Lake Superior reaching full ice-up
Saturday, February 8, 2014, 2:03 PM -
You don't need us to tell you it's been cold, but exactly HOW cold is it?
How about cold enough to almost completely freeze Canada's largest lake?
Take a look at this shot of Lake Superior, shot by NASA's TERRA-MODIS satellite on February 6.
Around 92 per cent of Lake Superior, whose 82,000-square-kilometre surface Canada shares with the United States, is frozen over, an extent of ice coverage the lake doesn't usually reach until a month from now.
If it does freeze over completely, it will be the first time since 1996 that the massive body will be fully frozen (although even that year, forecasters reported some spots here and there that were still open).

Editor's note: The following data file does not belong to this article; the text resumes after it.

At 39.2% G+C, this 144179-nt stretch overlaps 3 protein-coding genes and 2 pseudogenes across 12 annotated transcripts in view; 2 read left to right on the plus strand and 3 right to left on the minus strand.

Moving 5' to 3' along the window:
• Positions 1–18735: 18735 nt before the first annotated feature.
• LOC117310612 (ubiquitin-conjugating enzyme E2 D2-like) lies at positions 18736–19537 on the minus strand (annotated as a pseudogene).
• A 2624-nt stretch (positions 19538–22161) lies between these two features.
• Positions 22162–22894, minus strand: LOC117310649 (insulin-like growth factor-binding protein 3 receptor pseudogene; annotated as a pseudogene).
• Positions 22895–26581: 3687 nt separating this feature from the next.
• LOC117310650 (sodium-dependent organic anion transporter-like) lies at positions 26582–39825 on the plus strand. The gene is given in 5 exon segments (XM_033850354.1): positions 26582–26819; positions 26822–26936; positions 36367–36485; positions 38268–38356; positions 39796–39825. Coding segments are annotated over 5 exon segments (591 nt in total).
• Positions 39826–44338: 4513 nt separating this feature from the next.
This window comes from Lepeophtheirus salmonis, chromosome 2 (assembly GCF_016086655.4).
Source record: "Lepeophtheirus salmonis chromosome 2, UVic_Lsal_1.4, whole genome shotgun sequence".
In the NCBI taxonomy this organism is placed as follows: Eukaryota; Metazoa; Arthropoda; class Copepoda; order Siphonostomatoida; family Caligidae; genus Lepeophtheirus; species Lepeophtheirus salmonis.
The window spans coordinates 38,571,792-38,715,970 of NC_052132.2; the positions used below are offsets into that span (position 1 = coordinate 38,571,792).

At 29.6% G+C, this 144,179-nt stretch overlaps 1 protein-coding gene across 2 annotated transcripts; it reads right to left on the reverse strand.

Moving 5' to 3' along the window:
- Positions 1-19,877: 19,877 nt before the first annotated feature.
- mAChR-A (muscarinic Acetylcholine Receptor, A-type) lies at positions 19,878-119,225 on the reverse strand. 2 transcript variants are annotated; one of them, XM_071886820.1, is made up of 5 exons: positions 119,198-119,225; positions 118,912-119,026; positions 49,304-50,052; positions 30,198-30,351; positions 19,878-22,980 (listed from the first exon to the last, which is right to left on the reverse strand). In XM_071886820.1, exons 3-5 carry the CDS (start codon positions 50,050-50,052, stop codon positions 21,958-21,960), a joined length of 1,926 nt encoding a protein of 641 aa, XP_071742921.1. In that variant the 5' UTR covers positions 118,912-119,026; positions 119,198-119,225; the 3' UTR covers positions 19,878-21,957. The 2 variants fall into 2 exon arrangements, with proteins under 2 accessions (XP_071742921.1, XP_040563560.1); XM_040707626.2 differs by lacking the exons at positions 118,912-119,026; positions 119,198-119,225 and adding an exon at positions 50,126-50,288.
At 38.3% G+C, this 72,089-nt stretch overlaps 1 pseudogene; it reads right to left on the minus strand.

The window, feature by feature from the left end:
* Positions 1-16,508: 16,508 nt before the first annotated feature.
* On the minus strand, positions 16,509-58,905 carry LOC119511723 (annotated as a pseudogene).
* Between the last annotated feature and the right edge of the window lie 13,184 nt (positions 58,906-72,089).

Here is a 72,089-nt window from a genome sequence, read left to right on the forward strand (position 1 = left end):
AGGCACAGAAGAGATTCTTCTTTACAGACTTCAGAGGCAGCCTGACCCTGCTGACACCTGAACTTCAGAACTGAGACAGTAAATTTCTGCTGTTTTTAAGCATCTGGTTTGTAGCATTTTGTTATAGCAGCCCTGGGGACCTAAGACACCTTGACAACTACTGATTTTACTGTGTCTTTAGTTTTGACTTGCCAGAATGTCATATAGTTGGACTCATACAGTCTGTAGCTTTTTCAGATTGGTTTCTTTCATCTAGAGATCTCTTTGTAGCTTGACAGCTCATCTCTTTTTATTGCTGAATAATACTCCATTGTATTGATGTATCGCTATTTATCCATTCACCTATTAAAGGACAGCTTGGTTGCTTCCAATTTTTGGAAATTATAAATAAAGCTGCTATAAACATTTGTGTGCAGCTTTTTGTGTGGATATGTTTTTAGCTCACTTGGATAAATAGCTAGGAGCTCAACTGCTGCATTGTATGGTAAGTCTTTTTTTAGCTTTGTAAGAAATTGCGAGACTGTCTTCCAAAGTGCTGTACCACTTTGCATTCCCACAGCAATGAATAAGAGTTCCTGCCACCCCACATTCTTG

Incredibly, another of the Great Lakes is even closer to being that threshold.
Lake Erie is actually at 96 per cent ice coverage, and in early January the ice was already the thickest it had been in the previous two decades.
As of Friday, the average Great Lakes ice coverage stood at around 78.5 per cent according to the National Oceanic and Atmospheric Administration in the U.S.
Lake Ontario's paltry ice covering might give the illusion that communities on its shores have got off lightly, but that part of the country has had its share of horridly cold weather.
And the lack of ice covering makes for ideal lake-effect snow conditions, with straight-line winds driving the snow inland, such that some lake shore communities were in for some severe snow squalls late last week.